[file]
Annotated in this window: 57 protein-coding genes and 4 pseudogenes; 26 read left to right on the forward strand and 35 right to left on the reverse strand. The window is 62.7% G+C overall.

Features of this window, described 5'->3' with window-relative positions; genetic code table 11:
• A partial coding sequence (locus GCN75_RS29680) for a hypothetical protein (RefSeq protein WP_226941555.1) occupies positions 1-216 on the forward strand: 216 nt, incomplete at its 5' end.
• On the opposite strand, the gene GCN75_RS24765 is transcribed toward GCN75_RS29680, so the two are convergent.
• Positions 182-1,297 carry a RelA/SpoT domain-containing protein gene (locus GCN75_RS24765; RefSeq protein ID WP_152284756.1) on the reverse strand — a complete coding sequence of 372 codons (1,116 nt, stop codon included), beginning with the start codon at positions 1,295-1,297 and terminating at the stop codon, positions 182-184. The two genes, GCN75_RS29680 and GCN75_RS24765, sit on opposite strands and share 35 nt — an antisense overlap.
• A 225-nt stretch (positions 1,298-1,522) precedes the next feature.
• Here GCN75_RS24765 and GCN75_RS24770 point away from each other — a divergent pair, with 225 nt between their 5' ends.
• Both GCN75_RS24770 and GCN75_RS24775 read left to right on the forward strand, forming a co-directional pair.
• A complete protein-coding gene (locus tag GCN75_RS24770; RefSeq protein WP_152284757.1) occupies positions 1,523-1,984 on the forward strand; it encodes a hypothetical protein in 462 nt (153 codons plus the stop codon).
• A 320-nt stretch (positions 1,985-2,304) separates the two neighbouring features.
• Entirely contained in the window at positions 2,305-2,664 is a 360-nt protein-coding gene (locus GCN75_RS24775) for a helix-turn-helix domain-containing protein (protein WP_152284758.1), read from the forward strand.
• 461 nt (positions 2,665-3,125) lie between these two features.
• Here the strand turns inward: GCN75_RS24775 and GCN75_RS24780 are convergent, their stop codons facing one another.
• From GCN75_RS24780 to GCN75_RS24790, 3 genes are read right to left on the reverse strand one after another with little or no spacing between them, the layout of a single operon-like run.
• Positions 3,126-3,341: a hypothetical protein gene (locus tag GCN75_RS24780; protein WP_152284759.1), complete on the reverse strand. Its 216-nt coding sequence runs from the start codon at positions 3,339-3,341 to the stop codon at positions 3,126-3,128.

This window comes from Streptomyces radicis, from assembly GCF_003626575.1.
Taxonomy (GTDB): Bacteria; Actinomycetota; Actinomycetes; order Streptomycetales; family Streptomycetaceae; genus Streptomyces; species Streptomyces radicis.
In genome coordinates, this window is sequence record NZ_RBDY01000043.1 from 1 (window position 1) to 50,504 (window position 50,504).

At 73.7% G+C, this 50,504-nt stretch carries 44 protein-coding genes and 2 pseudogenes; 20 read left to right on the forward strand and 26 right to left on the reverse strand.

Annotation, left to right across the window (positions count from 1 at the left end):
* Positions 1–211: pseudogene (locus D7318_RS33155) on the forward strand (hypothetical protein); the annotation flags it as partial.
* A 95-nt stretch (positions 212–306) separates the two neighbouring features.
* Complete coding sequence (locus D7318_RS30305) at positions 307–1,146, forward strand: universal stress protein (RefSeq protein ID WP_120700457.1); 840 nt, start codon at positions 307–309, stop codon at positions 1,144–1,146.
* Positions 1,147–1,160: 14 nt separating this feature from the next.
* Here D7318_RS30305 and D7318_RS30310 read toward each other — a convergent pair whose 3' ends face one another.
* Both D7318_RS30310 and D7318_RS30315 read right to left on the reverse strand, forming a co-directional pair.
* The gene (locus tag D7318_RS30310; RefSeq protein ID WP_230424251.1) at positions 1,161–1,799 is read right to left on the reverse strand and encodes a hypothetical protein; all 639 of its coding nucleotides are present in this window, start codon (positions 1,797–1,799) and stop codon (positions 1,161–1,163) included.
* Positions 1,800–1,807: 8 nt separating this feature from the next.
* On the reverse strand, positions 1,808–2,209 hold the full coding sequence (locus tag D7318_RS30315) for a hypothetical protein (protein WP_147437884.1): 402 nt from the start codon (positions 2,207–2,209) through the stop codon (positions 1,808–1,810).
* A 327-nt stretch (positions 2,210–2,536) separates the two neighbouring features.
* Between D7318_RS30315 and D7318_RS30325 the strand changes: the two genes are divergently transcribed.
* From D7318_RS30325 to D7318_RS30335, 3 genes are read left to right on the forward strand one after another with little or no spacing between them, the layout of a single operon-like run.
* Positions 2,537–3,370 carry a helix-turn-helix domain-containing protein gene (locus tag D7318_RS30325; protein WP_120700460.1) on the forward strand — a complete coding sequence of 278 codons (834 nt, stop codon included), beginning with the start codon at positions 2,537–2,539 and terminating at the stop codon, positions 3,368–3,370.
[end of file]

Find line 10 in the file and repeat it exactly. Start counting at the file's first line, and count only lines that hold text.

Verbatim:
• A 320-nt stretch (positions 1,985-2,304) separates the two neighbouring features.